Los Angeles Sparks forward Chiney Ogwumike was hosting her ESPN sports radio show when she got a call from her sister and teammate, Nneka Ogwumike.
All 144 players of the WNBA were going to refuse to play their upcoming games in response to the shooting of Jacob Blake in Kenosha, Wis.
It was Aug. 26, 2020, and Chiney’s sister Nneka, president of the WNBA Players Association, was going to have to explain in front of the entire league and many more TV viewers why the WNBA felt compelled to take a day of reflection.
“Sis, you got this,” Chiney told her sister.
Meanwhile, Chiney got to work speaking on the day of reflection in her role as a sports analyst. When she finished, she saw a shot on ESPN of her sister walking around the court at IMG Academy—the Bradenton, Fla., sports complex that hosted the 2020 WNBA league—and immediately gave her a call.
Nneka said all 144 athletes in the WNBA were going to get together for a players-only meeting and decide what to do. Chiney asked her sister if she would wear a mic into the players meeting and capture the moment for her ESPN documentary. Nneka said yes.
“Everyone understood that the world needed to see the beauty and the power of the WNBA in its strength and also in its vulnerability,” Chiney Ogwumike told Fortune Wednesday during the virtual Most Powerful Women Next Gen conference.
The repercussions of that day resulted in some of the most authentic footage in Ogwumike’s documentary, 144, which was released in May. It was important for Ogwumike that the players trusted her to tell the story, and she’s proud of the way they came together.
“Even in times where we’re tested like that, we stick together,” Ogwumike said. “We’re empowered to say what we feel, but we move forward in solidarity.”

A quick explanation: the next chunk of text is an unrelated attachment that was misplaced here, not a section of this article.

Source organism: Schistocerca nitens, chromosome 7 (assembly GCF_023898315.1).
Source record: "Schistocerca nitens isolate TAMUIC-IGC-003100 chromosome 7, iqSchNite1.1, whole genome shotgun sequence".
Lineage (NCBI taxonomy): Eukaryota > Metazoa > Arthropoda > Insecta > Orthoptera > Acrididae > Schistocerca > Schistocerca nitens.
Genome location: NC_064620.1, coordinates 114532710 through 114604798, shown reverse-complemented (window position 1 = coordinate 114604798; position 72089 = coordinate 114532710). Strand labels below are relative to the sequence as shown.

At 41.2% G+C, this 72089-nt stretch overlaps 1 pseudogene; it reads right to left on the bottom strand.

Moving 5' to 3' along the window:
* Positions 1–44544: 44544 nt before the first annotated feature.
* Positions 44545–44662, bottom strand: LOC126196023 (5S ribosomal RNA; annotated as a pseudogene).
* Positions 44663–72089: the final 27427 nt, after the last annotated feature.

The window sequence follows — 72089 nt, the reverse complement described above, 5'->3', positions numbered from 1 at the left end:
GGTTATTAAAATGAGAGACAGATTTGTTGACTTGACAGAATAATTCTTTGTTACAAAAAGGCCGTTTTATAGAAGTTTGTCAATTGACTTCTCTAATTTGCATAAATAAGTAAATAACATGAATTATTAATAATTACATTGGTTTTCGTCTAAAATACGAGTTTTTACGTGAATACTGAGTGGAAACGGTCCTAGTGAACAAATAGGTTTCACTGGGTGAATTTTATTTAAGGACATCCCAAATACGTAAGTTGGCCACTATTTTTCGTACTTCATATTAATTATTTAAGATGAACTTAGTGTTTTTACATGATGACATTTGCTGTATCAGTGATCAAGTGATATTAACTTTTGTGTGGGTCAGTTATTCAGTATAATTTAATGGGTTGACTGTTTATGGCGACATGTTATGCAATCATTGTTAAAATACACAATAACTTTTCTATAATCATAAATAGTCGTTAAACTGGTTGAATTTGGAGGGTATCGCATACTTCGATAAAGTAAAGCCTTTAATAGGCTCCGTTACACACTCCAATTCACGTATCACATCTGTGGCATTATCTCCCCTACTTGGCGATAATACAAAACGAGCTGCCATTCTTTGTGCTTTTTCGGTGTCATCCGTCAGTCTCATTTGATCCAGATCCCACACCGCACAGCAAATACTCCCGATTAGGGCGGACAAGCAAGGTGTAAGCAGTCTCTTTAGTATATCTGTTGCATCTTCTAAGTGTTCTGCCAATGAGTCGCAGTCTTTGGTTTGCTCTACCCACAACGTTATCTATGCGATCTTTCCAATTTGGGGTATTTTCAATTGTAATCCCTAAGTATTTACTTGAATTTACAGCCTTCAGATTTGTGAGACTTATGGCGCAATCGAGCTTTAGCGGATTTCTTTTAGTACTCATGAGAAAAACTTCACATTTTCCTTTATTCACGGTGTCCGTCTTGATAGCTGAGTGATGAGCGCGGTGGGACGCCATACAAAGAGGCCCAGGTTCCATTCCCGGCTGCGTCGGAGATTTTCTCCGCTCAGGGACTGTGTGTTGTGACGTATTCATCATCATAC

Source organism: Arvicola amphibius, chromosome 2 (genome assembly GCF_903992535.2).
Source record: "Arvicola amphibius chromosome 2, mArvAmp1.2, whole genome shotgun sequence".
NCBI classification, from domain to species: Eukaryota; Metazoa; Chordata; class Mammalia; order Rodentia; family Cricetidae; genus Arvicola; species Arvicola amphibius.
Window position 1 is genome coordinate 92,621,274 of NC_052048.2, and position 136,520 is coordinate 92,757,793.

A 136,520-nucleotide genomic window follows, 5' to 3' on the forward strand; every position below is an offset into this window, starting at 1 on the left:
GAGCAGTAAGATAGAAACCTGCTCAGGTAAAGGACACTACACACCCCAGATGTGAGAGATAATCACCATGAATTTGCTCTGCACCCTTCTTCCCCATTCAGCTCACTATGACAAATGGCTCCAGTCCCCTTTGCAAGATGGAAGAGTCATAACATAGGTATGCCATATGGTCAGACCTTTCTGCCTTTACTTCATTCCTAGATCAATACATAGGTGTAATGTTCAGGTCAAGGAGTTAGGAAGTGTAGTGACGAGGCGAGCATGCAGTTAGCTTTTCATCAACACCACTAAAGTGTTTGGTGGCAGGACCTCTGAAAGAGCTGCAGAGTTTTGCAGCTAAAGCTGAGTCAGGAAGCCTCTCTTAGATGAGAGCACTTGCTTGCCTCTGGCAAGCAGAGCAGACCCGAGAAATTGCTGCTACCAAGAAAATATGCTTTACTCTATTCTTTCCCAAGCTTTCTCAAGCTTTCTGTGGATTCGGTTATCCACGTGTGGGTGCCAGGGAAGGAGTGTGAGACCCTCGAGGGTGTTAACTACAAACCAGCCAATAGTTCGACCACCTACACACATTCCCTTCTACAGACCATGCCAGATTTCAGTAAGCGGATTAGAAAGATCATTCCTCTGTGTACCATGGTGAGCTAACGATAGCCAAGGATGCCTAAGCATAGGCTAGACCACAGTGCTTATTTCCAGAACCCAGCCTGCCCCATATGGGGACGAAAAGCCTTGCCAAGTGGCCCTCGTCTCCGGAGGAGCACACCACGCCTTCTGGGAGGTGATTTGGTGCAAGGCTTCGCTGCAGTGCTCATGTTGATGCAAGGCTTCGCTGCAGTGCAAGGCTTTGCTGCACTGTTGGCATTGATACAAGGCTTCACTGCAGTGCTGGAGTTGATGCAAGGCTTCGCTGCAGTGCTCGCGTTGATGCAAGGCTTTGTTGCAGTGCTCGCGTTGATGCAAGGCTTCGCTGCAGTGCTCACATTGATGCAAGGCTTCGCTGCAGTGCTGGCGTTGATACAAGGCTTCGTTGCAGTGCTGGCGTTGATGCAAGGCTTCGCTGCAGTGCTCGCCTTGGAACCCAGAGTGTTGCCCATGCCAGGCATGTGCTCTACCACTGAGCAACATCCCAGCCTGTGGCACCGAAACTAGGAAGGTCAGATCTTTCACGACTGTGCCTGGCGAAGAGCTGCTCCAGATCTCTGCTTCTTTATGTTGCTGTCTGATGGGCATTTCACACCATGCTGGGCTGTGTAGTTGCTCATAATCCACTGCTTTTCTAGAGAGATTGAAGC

The players meeting was a pivotal moment in a 2020 WNBA season that was filled with unexpected twists and turns. For its entirety, because of the COVID-19 pandemic, all 144 players were confined to a bubble to prevent contagion while allowing them to still play.
It took a toll on players mentally, Ogwumike said. The players were hesitant to stay away from their families for a long stretch of time, and at the same time, none wanted to infect their loved ones.
Despite the conditions, the WNBA players found a way to use their collective voice to protest racism and police brutality, Ogwumike said.
After the killing of George Floyd and Ahmaud Arbery, and the issues Black Americans face were thrust into public conversation, the WNBA decided to take a stand. The league, which Ogwumike says is 80% black, dedicated the 2020 season to Breonna Taylor, whom she says was a driving force motivating all of them, all season long.
In the end, Ogwumike said last year’s season was a learning experience, but one in which players made the best of what they were given.
Relaying her father’s words, Chiney said during the conference, “Every disappointment is a blessing if you allow it to be.”
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